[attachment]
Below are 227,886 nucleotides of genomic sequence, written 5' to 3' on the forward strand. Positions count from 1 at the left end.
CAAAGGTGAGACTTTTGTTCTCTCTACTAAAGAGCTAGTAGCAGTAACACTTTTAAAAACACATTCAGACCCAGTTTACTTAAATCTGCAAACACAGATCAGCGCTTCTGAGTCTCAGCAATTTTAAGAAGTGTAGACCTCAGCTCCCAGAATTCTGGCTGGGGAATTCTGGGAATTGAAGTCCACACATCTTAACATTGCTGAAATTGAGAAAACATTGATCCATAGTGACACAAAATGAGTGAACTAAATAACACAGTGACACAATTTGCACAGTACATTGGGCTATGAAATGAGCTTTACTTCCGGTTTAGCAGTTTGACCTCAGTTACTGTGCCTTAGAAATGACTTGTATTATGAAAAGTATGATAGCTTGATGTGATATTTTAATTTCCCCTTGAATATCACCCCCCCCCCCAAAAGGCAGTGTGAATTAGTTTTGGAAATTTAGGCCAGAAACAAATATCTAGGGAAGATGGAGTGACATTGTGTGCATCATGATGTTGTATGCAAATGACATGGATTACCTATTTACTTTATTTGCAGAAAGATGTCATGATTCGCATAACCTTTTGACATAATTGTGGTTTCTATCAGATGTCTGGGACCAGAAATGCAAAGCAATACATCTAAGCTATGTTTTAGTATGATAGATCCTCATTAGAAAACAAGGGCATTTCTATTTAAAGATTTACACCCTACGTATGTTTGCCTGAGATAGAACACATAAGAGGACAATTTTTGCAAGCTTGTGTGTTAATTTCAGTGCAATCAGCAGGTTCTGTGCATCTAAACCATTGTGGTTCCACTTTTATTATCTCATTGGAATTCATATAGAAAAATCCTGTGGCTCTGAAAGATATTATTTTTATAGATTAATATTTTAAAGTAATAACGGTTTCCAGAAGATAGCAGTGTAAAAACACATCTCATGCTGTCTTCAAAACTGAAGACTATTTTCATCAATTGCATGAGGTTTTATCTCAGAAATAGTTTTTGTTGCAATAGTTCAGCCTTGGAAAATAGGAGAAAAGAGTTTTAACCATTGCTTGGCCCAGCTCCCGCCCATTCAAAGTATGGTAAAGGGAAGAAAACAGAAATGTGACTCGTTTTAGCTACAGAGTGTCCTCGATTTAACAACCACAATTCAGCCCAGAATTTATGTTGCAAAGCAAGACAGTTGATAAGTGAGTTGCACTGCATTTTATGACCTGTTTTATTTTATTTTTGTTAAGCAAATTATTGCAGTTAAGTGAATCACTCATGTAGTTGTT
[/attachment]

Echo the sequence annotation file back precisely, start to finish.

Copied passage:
Below are 227,886 nucleotides of genomic sequence, written 5' to 3' on the forward strand. Positions count from 1 at the left end.
CAAAGGTGAGACTTTTGTTCTCTCTACTAAAGAGCTAGTAGCAGTAACACTTTTAAAAACACATTCAGACCCAGTTTACTTAAATCTGCAAACACAGATCAGCGCTTCTGAGTCTCAGCAATTTTAAGAAGTGTAGACCTCAGCTCCCAGAATTCTGGCTGGGGAATTCTGGGAATTGAAGTCCACACATCTTAACATTGCTGAAATTGAGAAAACATTGATCCATAGTGACACAAAATGAGTGAACTAAATAACACAGTGACACAATTTGCACAGTACATTGGGCTATGAAATGAGCTTTACTTCCGGTTTAGCAGTTTGACCTCAGTTACTGTGCCTTAGAAATGACTTGTATTATGAAAAGTATGATAGCTTGATGTGATATTTTAATTTCCCCTTGAATATCACCCCCCCCCCCAAAAGGCAGTGTGAATTAGTTTTGGAAATTTAGGCCAGAAACAAATATCTAGGGAAGATGGAGTGACATTGTGTGCATCATGATGTTGTATGCAAATGACATGGATTACCTATTTACTTTATTTGCAGAAAGATGTCATGATTCGCATAACCTTTTGACATAATTGTGGTTTCTATCAGATGTCTGGGACCAGAAATGCAAAGCAATACATCTAAGCTATGTTTTAGTATGATAGATCCTCATTAGAAAACAAGGGCATTTCTATTTAAAGATTTACACCCTACGTATGTTTGCCTGAGATAGAACACATAAGAGGACAATTTTTGCAAGCTTGTGTGTTAATTTCAGTGCAATCAGCAGGTTCTGTGCATCTAAACCATTGTGGTTCCACTTTTATTATCTCATTGGAATTCATATAGAAAAATCCTGTGGCTCTGAAAGATATTATTTTTATAGATTAATATTTTAAAGTAATAACGGTTTCCAGAAGATAGCAGTGTAAAAACACATCTCATGCTGTCTTCAAAACTGAAGACTATTTTCATCAATTGCATGAGGTTTTATCTCAGAAATAGTTTTTGTTGCAATAGTTCAGCCTTGGAAAATAGGAGAAAAGAGTTTTAACCATTGCTTGGCCCAGCTCCCGCCCATTCAAAGTATGGTAAAGGGAAGAAAACAGAAATGTGACTCGTTTTAGCTACAGAGTGTCCTCGATTTAACAACCACAATTCAGCCCAGAATTTATGTTGCAAAGCAAGACAGTTGATAAGTGAGTTGCACTGCATTTTATGACCTGTTTTATTTTATTTTTGTTAAGCAAATTATTGCAGTTAAGTGAATCACTCATGTAGTTGTT